I began painting furiously about nine years ago while in rehab for heroin addiction. I was 23 years old, and I had rediscovered a yen for art. Even strung out on heroin for five years, I hadn’t forgotten everything about myself or reality. Each painting I created that first year was unplanned — emotionally raw and swiftly executed, in a matter of hours. Over the past years, as I’ve become more thinking and feeling as a person, so has my voice as an artist.
My current work includes a series of photographs about the women in my life. The piece “Ill” is a photograph of a friend of mine who suffers from anorexia. A meal consists of a ketchup packet mixed with a cup of hot water, which she jokingly refers to as “tomato soup.” The photograph “This is my plan” captures another friend — someone who suffers from body dimorphic disorder. Because of her illness, she lifts up her shirt to reveal an emaciated, tattooed torso.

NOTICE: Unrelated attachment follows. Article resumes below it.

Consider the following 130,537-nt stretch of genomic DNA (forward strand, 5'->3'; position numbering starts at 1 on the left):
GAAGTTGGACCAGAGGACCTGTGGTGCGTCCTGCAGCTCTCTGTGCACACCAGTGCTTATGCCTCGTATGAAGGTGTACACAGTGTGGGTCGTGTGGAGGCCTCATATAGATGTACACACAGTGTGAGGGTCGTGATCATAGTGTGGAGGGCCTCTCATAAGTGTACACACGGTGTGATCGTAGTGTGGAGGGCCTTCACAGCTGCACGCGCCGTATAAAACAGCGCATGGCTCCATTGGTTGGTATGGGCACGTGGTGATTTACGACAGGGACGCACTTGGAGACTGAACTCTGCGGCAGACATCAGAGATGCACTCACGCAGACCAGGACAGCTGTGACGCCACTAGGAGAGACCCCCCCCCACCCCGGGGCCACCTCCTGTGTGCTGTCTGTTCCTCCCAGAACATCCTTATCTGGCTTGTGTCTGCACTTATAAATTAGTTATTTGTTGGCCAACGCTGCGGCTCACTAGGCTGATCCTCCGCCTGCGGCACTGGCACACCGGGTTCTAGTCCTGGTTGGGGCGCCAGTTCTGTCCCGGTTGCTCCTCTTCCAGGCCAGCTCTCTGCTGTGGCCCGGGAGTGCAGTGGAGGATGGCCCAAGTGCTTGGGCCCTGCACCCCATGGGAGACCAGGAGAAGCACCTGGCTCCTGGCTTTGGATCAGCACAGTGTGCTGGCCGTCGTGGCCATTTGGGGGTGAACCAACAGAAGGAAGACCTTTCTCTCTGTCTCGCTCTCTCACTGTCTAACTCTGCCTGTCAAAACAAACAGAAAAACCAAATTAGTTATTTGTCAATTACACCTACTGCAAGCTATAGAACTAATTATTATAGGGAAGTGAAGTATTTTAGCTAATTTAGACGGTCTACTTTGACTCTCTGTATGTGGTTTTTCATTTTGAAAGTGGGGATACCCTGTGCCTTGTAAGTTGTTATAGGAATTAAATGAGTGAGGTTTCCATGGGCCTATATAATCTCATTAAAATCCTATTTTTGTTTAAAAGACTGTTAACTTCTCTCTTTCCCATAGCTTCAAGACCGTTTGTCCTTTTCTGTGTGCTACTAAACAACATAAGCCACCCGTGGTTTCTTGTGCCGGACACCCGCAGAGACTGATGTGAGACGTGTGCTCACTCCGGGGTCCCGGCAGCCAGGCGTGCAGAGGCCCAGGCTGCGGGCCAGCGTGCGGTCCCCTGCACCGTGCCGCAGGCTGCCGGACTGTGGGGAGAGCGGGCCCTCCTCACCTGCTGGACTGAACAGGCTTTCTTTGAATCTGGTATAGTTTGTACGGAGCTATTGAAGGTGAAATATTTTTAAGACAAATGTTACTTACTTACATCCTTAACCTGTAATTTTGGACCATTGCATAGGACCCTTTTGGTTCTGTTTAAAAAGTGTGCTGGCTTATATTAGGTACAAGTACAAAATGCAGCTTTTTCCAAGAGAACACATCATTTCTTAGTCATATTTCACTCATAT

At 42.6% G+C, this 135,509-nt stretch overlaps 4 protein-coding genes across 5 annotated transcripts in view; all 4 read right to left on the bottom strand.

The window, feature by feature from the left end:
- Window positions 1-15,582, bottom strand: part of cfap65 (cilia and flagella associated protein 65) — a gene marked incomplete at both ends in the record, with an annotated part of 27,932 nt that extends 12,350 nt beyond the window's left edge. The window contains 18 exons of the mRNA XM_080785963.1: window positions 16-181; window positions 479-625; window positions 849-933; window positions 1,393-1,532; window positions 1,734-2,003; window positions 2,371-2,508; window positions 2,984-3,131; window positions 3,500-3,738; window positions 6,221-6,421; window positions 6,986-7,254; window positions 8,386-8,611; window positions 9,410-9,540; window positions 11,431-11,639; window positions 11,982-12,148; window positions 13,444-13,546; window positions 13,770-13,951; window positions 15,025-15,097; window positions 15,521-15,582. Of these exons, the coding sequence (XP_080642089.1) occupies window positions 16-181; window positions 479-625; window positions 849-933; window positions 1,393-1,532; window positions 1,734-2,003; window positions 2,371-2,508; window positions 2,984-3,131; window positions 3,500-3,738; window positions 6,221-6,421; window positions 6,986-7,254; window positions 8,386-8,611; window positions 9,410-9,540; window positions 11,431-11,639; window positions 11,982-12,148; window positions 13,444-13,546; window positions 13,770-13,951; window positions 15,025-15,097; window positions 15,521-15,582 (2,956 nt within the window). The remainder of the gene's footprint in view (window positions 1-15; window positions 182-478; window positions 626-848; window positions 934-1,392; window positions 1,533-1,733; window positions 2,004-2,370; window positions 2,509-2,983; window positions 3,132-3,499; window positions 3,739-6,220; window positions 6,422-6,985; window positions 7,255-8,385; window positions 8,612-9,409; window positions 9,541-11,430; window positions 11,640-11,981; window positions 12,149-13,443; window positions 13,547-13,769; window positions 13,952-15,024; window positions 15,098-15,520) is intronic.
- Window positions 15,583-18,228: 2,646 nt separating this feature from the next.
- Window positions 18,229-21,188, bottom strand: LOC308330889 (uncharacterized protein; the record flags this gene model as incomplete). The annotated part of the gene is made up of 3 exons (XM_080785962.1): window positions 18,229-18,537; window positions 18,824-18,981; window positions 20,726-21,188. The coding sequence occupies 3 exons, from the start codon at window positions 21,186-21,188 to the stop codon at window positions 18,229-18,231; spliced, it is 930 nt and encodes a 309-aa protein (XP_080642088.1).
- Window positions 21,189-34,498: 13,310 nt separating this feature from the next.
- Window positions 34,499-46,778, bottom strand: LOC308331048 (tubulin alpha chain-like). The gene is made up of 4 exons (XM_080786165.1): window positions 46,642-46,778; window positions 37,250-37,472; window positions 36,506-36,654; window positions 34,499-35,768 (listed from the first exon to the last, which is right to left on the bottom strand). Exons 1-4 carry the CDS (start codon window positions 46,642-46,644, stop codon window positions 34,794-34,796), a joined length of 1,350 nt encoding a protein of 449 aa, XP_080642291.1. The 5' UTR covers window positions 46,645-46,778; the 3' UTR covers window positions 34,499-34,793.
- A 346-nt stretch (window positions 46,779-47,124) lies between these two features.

Here’s what disturbs me. I took these photographs in an attempt to show my friends that they were too thin. But then, honestly, I thought to myself, “They look great.” I even took it a step further and decided to go on a diet, thinking I needed to lose weight. I had been keeping on an extra 30 pounds to prove to women that beauty comes in all shapes and sizes, like a Dove soap campaign.
Now, I’ve become my photographs. I weigh 116 pounds and wear an extra-extra-small. I know it’s crazy, and I am struggling to stop dieting.
This was not my original plan when I started this photography project, unless it was subconscious. So I feel like a beautiful failure. I think it might be time to change media again.email print